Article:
James Surls is beyond fascinating, and a man of infinite imagination is the most one can ask for when seeking knowledge and enjoyment of an artist. At first glance one appears to know exactly what his art is all about, yet on second glance Surls seems to defy our every preconception of his work. It appears to be solely about a connection to nature found through Surrealist techniques, but in fact one finds that there is an emotional, personal, and almost transcendental feeling to each of his works. There is always one element in each piece that one just cannot “put their finger on”, but that continually keeps the viewer engaged.
I love James Surls work because the more I read about him and his work the more I learn that he uses every ounce of who he is to construct his sculptures. Being a very adamant believer that all a person does is influenced by who they are and their experiences makes me inclined to love an artist who can express his experiences to the world through an artistic medium. He expresses himself not only through sculpture but also through poetry. Although his poetry is confusing at times and a bit convoluted in the way he jumps from one thought to the next with no obvious transitions, I am always excited to come to that “Ah-Ha” moment at the end. Indeed there are a couple lines that I thoroughly enjoy in Surls’ “I Never Knew” for reasons ranging from personal familiarity to scientific interest:
“Space time my ass
It’s here and now
and the sun is shining around the edges,
and the shadows have
Life about them
and rocks faces, looking out
through the houses of history…”
The best thing about poetry is that one will never be able to understand a poem in its entirety. No matter how many meanings we read into a poem, and how many historical facts we find reference to, one can never know what the poem means to the poet. We can probe the poet for answers to tame our curiosities but we can never really feel what the poet feels. Can one actually explain why one enjoys a poem? If poems have different meanings to different people, how can one find a mutual love for a poem with someone else?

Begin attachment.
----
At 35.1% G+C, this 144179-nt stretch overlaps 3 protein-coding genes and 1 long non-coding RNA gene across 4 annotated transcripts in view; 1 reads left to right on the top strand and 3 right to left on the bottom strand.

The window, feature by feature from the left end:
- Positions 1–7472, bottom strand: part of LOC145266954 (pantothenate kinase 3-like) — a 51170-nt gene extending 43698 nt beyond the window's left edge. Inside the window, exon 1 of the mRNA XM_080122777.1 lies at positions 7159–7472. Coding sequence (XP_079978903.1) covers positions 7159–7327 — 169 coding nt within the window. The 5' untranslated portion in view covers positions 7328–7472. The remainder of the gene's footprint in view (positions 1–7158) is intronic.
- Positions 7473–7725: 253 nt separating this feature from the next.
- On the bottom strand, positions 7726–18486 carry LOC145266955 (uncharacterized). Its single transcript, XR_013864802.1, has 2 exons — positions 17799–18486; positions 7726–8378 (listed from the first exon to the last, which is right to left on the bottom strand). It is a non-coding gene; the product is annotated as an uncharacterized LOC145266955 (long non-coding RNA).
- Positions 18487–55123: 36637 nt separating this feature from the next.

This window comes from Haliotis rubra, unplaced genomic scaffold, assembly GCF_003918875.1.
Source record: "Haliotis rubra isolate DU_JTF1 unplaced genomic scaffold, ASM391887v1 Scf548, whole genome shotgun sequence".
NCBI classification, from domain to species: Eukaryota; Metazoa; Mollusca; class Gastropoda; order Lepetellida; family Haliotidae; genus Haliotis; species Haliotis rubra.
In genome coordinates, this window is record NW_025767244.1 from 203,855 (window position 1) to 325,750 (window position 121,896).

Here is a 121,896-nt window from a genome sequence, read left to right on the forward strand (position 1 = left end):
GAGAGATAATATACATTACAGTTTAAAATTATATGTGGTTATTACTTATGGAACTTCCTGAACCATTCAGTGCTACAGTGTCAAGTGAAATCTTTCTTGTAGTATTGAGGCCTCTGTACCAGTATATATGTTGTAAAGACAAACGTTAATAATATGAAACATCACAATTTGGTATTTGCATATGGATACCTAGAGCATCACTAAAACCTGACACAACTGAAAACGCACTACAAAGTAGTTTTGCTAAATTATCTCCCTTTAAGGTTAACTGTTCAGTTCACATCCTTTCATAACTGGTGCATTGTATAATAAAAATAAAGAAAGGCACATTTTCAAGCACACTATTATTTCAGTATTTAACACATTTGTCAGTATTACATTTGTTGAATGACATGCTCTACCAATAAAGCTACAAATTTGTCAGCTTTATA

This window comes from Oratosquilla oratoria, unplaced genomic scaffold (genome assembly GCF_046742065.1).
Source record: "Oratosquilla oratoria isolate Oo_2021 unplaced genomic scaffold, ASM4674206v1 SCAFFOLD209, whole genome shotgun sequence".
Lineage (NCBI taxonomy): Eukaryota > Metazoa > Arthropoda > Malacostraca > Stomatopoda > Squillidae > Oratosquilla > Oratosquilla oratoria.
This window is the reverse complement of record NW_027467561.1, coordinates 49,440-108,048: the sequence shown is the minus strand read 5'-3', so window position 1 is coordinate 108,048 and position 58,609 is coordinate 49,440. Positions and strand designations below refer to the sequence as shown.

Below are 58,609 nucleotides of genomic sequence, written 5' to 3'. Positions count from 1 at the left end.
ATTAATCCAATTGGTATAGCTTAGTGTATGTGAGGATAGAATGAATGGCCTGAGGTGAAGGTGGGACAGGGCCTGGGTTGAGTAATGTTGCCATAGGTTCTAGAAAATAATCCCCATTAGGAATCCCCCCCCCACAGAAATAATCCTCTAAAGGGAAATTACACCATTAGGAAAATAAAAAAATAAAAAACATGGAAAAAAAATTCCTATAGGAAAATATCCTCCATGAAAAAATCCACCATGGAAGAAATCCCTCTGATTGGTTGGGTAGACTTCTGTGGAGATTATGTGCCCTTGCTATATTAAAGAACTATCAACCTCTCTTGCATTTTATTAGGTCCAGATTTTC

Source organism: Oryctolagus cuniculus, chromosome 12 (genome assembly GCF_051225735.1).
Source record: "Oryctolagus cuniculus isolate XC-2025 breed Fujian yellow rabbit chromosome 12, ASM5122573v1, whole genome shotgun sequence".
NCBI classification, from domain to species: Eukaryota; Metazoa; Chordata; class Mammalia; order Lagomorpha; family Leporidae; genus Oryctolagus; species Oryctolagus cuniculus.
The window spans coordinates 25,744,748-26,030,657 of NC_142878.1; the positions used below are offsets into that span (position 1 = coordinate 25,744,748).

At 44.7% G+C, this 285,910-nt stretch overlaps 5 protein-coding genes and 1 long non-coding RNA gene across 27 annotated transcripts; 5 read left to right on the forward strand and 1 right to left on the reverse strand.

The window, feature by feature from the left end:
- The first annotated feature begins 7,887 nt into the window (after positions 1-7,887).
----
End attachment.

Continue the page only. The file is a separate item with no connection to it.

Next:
Being from a small town myself, I was inspired to know more of Surls and his work when I was told he was from a small town in East Texas as well. In fact, he spent twenty of his glory years in my town of Splendora, Texas, and when I heard this, I became animated beyond belief. Honestly, people do not know Splendora at all, and if they do it is either for the fact that it was a “speed trap” town for a long time or because they have passed the exit sign while driving north on Highway 59. Of course the only reason people remember that they drove by Splendora is because of the interesting sound the word makes as it rolls across one’s tongue. Splendora was named for the “splendor of the flora and the fauna”, hence the melding of the words into this one unique designation.
Astonishing to myself is the fact that people will go into a field of work that they feel drawn to but had no exposure to while growing up. When I say they are drawn to this profession, I do not mean they read about it and were intrigued, I mean there was something deep inside calling them to a profession that they could not explain until they got older and experienced the world outside of the small town in which they were raised. I know that this was true for me. My only exposure to the “art world” was through a fourth grade Art Memory competition in the University Interscholastic League competition, which I won two years in a row until I went to middle school and the Art Memory area was cut from the program. I remember being devastated because I came to enjoy the art and had only been asked to participate because I had a good memory. So somehow by the time I got into the University of Texas at Austin and was in my second year, that love unearthed itself in the form of Art History. My calling had found me in the real world.
When I view James Surls’ work I remember why I decided to make a life out of my passions instead of studying a subject that might have led to a more lucrative life. I find that small town familiarity with his life and experiences and therefore his success in his passion of sculpting. And when the economy is rough and the job market looks poor, I can look at Surls’ artwork and remind myself that the sky really is the limit!